In Article " Voltage drop calculations Part One ", I explained the following points:
 What is the Voltage Drop?
 Why to calculate the Voltage Drop?
 What are the factors affecting the voltage drop?
 NEC voltage drop Recommendations
Also, in this Article, I indicated that there are eight methods for Voltage Drop Calculations as follows:
1 Ohm’s Law Method,
2 European method,
3 U.S method which divided to:
 Circularmils method,
 Chapter (9) tables method.
5 Quick OnLine method,
6 AmpereFeet method,
7 Lookup tables,
8 Excel spreadsheets.
I explained the first two methods and today I will continue explaining other Voltage Drop Calculations Methods as follows.
3 U.S Method
This method can be divided to two submethods as follows:
 Circularmils method,
 Chapter (9) tables method.
3.1 CircularMils Method
Difference
between CircularMils Method and Ohms Law Method
This method is a
bit more involved than the Ohms Law method, but the big advantage is you can
use it for threephase or singlephase.

Rule#1: Using CircularMils Method for Voltage Drop Calculations
In this method,
the voltage drop is calculated by using the following formulas:
Where:
K =
DirectCurrent Constant.
K represents the
dc resistance for a 1,000circular mils conductor that is 1,000 ft long, at
an operating temperature of 75؛C. K is 12.9 ohms for copper and 21.2 ohms for aluminum.
I = Load Amperes
The load in
amperes at 100% (not at 125% for motors or continuous loads).
D = Distance
The distance the
load is from the power supply. When calculating conductor distance, use the
length of the conductor—not the distance between the equipment connected by
the conductor. To arrive at this length, add distance along the raceway route
to the amount of wire sticking out at each end. An approximation is good
enough. Where we specify distances here, we are referring to the conductor
length.
CM =
CircularMils
The circular
mils of the circuit conductor as listed in NEC Chapter 9, Table 8 (see below image).

Important!!!
For ac circuits
with conductors 2/0 AWG and larger, you must adjust the dc resistance
constant K for the effects of selfinduction (eddy currents). This is done by
using the Adjustment Factor ( Q ).
Q =
AlternatingCurrent Adjustment Factor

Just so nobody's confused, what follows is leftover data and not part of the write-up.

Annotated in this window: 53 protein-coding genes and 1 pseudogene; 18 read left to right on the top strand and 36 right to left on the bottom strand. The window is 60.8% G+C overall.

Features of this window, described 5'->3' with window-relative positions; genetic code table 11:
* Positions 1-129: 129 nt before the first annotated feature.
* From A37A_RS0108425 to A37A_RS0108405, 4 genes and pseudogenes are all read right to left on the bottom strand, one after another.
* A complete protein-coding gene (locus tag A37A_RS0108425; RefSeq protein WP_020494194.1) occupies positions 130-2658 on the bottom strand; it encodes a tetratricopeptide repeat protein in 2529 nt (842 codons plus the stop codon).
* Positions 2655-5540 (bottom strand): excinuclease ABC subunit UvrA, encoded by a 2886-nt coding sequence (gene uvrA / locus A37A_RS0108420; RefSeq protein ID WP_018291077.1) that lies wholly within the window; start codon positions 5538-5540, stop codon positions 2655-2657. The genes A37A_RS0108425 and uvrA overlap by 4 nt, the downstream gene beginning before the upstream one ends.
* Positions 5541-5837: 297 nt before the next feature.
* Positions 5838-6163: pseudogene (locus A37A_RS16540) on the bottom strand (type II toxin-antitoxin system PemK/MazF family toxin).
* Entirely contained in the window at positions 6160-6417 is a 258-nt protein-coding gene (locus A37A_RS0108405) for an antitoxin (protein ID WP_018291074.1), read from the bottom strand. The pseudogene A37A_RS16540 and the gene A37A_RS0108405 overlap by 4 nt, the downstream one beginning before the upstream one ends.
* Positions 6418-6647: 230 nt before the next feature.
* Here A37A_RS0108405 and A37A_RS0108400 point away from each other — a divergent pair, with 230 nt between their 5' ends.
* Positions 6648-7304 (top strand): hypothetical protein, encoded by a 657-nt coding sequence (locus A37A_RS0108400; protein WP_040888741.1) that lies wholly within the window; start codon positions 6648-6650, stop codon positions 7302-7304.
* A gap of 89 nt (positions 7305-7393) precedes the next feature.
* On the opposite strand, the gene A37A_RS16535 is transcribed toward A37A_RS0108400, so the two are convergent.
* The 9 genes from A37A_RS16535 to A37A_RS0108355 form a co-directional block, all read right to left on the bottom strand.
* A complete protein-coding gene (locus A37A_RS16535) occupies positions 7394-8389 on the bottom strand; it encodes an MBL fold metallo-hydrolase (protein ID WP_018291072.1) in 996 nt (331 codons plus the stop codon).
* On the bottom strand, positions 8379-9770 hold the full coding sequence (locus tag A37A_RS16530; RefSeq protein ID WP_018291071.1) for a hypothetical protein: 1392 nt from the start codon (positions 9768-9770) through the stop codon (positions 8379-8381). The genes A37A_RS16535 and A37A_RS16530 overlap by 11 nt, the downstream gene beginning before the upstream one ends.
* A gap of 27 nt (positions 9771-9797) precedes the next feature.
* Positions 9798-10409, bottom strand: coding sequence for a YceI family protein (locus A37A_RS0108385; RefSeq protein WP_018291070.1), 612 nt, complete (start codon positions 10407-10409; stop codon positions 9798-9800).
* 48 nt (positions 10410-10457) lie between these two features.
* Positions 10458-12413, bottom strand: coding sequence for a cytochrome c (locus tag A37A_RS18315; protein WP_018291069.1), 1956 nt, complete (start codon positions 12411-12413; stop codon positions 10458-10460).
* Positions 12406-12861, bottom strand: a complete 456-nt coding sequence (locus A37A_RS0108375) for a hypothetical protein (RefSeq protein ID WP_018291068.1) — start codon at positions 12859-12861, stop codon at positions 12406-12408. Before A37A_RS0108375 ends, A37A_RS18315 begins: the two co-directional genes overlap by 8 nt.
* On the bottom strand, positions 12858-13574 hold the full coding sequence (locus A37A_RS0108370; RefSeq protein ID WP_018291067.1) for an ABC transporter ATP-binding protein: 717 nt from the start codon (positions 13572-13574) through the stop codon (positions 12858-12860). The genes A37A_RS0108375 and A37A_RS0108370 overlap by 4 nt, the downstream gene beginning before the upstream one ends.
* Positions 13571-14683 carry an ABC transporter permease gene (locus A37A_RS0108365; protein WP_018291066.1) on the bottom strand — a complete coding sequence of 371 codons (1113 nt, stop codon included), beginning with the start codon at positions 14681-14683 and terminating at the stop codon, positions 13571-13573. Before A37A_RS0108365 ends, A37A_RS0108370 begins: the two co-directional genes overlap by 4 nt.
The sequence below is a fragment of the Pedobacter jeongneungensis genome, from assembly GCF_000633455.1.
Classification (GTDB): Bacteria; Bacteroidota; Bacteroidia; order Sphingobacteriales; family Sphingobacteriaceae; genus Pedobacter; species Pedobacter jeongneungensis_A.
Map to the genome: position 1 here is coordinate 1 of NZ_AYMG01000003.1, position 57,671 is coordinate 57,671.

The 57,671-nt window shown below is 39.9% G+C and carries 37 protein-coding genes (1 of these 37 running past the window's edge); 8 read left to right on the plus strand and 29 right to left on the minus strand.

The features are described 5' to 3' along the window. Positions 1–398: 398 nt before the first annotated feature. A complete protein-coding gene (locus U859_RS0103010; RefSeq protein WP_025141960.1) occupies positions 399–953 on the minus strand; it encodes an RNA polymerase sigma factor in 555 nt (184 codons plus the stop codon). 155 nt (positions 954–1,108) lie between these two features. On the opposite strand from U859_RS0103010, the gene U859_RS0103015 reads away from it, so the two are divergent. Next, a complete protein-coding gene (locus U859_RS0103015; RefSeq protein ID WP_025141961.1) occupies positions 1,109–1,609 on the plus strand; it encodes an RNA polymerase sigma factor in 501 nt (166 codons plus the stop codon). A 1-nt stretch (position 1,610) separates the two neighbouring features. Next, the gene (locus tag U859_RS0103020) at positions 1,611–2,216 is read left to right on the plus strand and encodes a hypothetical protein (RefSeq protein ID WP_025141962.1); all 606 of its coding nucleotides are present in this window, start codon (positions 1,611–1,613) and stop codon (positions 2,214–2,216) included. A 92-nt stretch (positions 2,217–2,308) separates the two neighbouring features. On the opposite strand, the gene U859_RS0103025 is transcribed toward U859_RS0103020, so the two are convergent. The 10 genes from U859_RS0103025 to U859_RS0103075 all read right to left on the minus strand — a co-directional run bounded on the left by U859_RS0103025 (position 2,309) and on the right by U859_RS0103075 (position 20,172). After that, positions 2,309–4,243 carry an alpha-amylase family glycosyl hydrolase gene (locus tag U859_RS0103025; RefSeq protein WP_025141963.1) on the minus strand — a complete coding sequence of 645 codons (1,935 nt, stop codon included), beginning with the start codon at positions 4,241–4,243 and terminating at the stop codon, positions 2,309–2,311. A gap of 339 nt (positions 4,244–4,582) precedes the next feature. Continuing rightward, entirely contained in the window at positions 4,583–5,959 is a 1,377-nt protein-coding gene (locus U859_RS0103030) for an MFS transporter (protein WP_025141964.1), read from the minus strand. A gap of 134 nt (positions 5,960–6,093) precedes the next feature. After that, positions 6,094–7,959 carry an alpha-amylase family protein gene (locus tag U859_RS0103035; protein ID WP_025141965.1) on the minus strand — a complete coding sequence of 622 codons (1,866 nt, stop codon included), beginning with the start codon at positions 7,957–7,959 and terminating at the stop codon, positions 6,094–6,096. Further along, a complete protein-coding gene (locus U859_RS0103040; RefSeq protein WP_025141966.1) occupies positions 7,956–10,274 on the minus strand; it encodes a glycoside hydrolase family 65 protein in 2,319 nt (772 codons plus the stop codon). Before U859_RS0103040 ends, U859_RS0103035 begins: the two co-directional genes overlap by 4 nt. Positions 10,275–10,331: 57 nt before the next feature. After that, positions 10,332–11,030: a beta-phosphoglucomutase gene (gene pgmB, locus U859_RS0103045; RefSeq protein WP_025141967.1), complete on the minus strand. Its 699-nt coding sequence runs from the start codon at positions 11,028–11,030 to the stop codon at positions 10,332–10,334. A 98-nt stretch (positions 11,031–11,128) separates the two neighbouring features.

Calculate the “Q”
Adjustment Factor by dividing the ac ohmstoneutral impedance listed in
Chapter 9, Table 9 by the dc resistance listed in Chapter 9, Table 8.

Example#1:
A 3 phase 36kVA load rated 208 V is wired to the panelboard with 80 ft lengths of 1 AWG THHN aluminum. What is the approximate voltage drop of the feeder circuit conductors?
Solution:
Applying the threephase formula:
VD = 1.732 x K x I x D/CM
Where:
K = 21.2 ohms, aluminum
I = (36,000/(208 x 1.732)) = 100A
D = 80 ft
CM = 83,690 (Chapter 9, Table 8)
VD = 1.732 x 21.2 x 100A x 80/83,690 = 3.51 V
VD Percent = 3.51 / 208 = 1.69 %
Rule#1 Algebraic variations
Using basic
algebra, you can apply the same basic formula to find one of the other
variables (I, D or CM) if you already know the voltage drop.
Suppose you want to
know what size conductor you need to reduce the voltage drop to the desired
level. Simply rearrange the formula.
For threephase,
it would look like this:
CM (3
phase) = 1.732
x K x I x D/VD
For singlephase
calculations, you would use 2 instead of 1.732.

Example#2:
Suppose you have a 3 phase, 15 kVA load rated 480V and 390 ft of conductor. What size conductor will prevent the voltage drop from exceeding 3% percent?
Solution:
Applying the threephase formula:
CM (3 phase) = 1.732 x K x I x D/VD
Where:
K = 12.9 ohms, copper
I = (15,000/(480 x 1.732)) = 18 A
D = 390 ft
VD = 480V x 0.03 = 14.4V
CM = 1.732 x 12.9 x 18 x 390/14.4V = 10,892
From Chapter 9, Table 8, you will find that the conductor that has CM equal to or next larger than 10,892 is 8 AWG.